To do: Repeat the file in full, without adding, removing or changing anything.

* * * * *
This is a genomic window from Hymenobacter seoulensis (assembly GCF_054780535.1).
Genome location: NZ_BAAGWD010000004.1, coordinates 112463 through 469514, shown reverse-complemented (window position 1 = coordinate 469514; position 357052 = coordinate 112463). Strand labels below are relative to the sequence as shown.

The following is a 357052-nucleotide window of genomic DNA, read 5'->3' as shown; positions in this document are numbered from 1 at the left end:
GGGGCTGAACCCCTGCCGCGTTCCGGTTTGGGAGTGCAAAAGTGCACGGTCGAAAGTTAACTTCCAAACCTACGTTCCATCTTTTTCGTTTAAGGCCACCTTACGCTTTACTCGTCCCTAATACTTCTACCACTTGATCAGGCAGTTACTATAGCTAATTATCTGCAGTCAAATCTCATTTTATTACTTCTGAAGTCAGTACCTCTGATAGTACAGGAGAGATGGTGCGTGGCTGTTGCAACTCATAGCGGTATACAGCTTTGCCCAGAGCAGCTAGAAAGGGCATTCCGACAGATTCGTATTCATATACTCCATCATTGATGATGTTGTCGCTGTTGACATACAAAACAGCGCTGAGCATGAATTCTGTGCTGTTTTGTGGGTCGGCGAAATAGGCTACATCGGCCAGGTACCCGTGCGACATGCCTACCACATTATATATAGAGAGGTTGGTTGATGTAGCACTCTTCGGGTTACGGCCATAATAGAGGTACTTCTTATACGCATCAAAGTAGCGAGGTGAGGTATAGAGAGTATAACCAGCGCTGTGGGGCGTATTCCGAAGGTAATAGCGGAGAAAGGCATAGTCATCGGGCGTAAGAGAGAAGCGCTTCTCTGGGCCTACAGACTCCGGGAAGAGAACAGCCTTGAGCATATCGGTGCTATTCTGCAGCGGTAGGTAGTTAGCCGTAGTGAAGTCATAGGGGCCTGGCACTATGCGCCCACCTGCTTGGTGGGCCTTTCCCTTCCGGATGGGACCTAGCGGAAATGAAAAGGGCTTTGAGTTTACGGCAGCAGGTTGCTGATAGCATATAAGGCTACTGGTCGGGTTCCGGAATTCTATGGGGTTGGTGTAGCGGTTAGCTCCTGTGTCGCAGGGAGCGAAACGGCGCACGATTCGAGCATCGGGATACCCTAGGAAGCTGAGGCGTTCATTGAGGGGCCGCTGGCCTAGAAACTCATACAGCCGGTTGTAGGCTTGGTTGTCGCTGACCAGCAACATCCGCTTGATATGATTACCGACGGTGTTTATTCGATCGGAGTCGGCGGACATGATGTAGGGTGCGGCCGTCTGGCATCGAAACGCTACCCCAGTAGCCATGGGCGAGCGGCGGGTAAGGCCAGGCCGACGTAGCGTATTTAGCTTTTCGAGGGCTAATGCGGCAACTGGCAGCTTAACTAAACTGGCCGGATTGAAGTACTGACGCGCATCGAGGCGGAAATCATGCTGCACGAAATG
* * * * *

This is a genomic window from Hymenobacter seoulensis (assembly GCF_054780535.1).
Genome location: NZ_BAAGWD010000004.1, coordinates 112463 through 469514, shown reverse-complemented (window position 1 = coordinate 469514; position 357052 = coordinate 112463). Strand labels below are relative to the sequence as shown.

The following is a 357052-nucleotide window of genomic DNA, read 5'->3' as shown; positions in this document are numbered from 1 at the left end:
GGGGCTGAACCCCTGCCGCGTTCCGGTTTGGGAGTGCAAAAGTGCACGGTCGAAAGTTAACTTCCAAACCTACGTTCCATCTTTTTCGTTTAAGGCCACCTTACGCTTTACTCGTCCCTAATACTTCTACCACTTGATCAGGCAGTTACTATAGCTAATTATCTGCAGTCAAATCTCATTTTATTACTTCTGAAGTCAGTACCTCTGATAGTACAGGAGAGATGGTGCGTGGCTGTTGCAACTCATAGCGGTATACAGCTTTGCCCAGAGCAGCTAGAAAGGGCATTCCGACAGATTCGTATTCATATACTCCATCATTGATGATGTTGTCGCTGTTGACATACAAAACAGCGCTGAGCATGAATTCTGTGCTGTTTTGTGGGTCGGCGAAATAGGCTACATCGGCCAGGTACCCGTGCGACATGCCTACCACATTATATATAGAGAGGTTGGTTGATGTAGCACTCTTCGGGTTACGGCCATAATAGAGGTACTTCTTATACGCATCAAAGTAGCGAGGTGAGGTATAGAGAGTATAACCAGCGCTGTGGGGCGTATTCCGAAGGTAATAGCGGAGAAAGGCATAGTCATCGGGCGTAAGAGAGAAGCGCTTCTCTGGGCCTACAGACTCCGGGAAGAGAACAGCCTTGAGCATATCGGTGCTATTCTGCAGCGGTAGGTAGTTAGCCGTAGTGAAGTCATAGGGGCCTGGCACTATGCGCCCACCTGCTTGGTGGGCCTTTCCCTTCCGGATGGGACCTAGCGGAAATGAAAAGGGCTTTGAGTTTACGGCAGCAGGTTGCTGATAGCATATAAGGCTACTGGTCGGGTTCCGGAATTCTATGGGGTTGGTGTAGCGGTTAGCTCCTGTGTCGCAGGGAGCGAAACGGCGCACGATTCGAGCATCGGGATACCCTAGGAAGCTGAGGCGTTCATTGAGGGGCCGCTGGCCTAGAAACTCATACAGCCGGTTGTAGGCTTGGTTGTCGCTGACCAGCAACATCCGCTTGATATGATTACCGACGGTGTTTATTCGATCGGAGTCGGCGGACATGATGTAGGGTGCGGCCGTCTGGCATCGAAACGCTACCCCAGTAGCCATGGGCGAGCGGCGGGTAAGGCCAGGCCGACGTAGCGTATTTAGCTTTTCGAGGGCTAATGCGGCAACTGGCAGCTTAACTAAACTGGCCGGATTGAAGTACTGACGCGCATCGAGGCGGAAATCATGCTGCACGAAATG